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Effects to aquatic organisms

The effects of ferric or ferrous salts on aquatic organisms in reliable short-term tests as collected in the existing reviews (Vangheluwe & Versonnen 2004, Johnson et al. 2007 and OECD 2007) were observed at nominal exposure concentrations in the range 1 – 1000 mg/L salt with the majority being in the range 10 – 100 mg/L. Effects arising from reliable long-term exposures are observed at nominal concentrations > 1 mg/L.

Given the half-time for oxidation and precipitation detailed in the section on Stability it is anticipated that a significant proportion of any ferrous salts added to oxygenated aqueous test media will have converted to ferric within the timescale of the standard OECD test protocols. The available LC50, EC50 and NOEC for the substance, expressed in terms of iron concentration, significantly exceed the equilibrium concentrations of dissolved ferrous and ferric iron, given in the section on Hydrolysis as these kations are in equilibrium with other hydrolysis products. In any case the molarity of elemental iron cannot exceed the low solubility of the ferric kation (see section on Hydrolysis) under aerobic conditions unless precipitation/flocculation occurs, which causes secondary effects rather than intrinsic toxicity. None of the available and reliable studies from the literature searches (Vangheluwe & Versonnen 2004, Johnson et al 2007 and OECD 2007) report effects at such low levels. The necessary conditions for harmful effects (of the more soluble and thus more toxic ferrous kation) to be expressed are very specific (low pH and low dissolved oxygen) and are, in themselves, intrinsically unfavourable to many aquatic species and the results of any such tests would not be a suitable basis for setting regulatory parameters for hazard and risk assessment for ecosystems under normal environmental conditions.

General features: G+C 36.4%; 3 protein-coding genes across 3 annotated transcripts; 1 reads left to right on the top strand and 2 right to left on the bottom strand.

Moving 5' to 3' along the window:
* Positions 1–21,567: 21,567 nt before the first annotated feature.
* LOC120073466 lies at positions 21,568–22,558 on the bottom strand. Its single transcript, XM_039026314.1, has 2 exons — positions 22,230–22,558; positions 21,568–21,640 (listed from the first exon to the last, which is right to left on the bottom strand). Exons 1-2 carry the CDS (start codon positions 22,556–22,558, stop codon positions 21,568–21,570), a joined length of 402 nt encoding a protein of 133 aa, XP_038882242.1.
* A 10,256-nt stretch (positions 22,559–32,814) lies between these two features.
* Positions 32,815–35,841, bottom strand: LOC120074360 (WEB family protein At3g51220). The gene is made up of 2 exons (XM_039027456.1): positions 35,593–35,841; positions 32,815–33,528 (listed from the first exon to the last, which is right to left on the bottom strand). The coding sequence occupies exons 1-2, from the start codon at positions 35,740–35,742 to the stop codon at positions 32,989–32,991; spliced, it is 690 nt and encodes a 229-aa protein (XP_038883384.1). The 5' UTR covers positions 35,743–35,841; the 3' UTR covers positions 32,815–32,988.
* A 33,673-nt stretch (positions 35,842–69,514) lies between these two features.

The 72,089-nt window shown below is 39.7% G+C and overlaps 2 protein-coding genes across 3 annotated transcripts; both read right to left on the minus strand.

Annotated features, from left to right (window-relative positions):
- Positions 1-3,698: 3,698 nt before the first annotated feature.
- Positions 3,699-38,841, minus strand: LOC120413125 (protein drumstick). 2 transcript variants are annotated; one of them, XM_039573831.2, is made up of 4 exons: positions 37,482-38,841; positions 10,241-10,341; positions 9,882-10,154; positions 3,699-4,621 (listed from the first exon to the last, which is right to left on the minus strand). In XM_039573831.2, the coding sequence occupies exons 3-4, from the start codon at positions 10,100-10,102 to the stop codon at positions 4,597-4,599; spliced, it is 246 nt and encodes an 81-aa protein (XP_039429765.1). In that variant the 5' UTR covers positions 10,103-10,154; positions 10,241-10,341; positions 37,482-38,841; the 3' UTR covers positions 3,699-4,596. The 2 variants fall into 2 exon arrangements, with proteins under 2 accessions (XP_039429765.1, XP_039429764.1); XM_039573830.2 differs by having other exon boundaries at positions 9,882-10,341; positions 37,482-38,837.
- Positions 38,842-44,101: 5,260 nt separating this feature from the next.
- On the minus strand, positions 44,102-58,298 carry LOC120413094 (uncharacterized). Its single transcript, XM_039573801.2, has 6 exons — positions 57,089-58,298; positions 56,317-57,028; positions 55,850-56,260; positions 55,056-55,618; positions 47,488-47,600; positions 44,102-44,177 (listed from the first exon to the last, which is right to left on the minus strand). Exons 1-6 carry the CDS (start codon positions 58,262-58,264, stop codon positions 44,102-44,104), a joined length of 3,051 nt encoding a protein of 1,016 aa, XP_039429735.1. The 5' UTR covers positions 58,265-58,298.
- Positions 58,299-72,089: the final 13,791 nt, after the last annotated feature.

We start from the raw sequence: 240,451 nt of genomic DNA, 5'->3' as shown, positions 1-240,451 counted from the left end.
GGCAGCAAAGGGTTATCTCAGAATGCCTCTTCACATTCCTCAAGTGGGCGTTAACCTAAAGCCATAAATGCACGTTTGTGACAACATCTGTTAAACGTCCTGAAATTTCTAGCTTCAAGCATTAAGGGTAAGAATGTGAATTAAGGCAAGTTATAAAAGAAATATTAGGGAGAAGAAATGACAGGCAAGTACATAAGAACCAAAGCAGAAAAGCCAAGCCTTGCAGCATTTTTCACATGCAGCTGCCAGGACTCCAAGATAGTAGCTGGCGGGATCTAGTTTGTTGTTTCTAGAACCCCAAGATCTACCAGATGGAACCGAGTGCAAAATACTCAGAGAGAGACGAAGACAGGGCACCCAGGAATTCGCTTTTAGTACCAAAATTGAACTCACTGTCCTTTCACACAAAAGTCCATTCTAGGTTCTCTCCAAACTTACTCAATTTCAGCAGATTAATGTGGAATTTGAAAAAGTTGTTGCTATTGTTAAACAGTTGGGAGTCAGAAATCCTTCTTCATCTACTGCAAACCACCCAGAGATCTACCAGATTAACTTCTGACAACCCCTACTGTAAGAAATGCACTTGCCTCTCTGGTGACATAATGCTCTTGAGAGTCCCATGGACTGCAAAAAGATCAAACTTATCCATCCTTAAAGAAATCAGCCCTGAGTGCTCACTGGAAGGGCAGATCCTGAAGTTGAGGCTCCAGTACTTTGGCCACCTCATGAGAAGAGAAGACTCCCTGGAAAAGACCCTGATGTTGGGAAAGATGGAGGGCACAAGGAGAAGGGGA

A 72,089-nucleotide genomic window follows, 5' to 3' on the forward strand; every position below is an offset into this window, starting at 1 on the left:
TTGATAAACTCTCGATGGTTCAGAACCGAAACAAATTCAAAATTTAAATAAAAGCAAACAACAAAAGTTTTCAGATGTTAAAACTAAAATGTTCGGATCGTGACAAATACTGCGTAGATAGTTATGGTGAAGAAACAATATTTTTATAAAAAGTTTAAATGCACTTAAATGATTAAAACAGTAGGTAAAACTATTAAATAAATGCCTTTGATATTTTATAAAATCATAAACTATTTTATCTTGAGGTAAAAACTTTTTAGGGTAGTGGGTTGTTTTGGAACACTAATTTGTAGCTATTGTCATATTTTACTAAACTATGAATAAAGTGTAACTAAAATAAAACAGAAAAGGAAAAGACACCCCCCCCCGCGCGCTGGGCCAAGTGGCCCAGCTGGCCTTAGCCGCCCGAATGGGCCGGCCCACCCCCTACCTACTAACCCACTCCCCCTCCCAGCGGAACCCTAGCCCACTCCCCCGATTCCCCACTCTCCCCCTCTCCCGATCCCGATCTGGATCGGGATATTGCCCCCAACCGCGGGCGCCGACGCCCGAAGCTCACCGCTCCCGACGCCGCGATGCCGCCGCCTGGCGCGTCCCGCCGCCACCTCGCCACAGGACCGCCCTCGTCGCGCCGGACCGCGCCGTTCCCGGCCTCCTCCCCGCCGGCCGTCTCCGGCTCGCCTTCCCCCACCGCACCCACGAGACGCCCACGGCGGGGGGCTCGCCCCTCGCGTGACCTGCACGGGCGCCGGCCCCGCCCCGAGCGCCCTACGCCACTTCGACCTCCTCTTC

Were the effects observed in the tests to have arisen from exposure to the presence of the dissolved ferric iron this would have placed the substance on a par with some of the most toxic substances that are known. This is unrealistic given that iron is an essential trace element for plants and animals that is widely distributed and abundant in nature.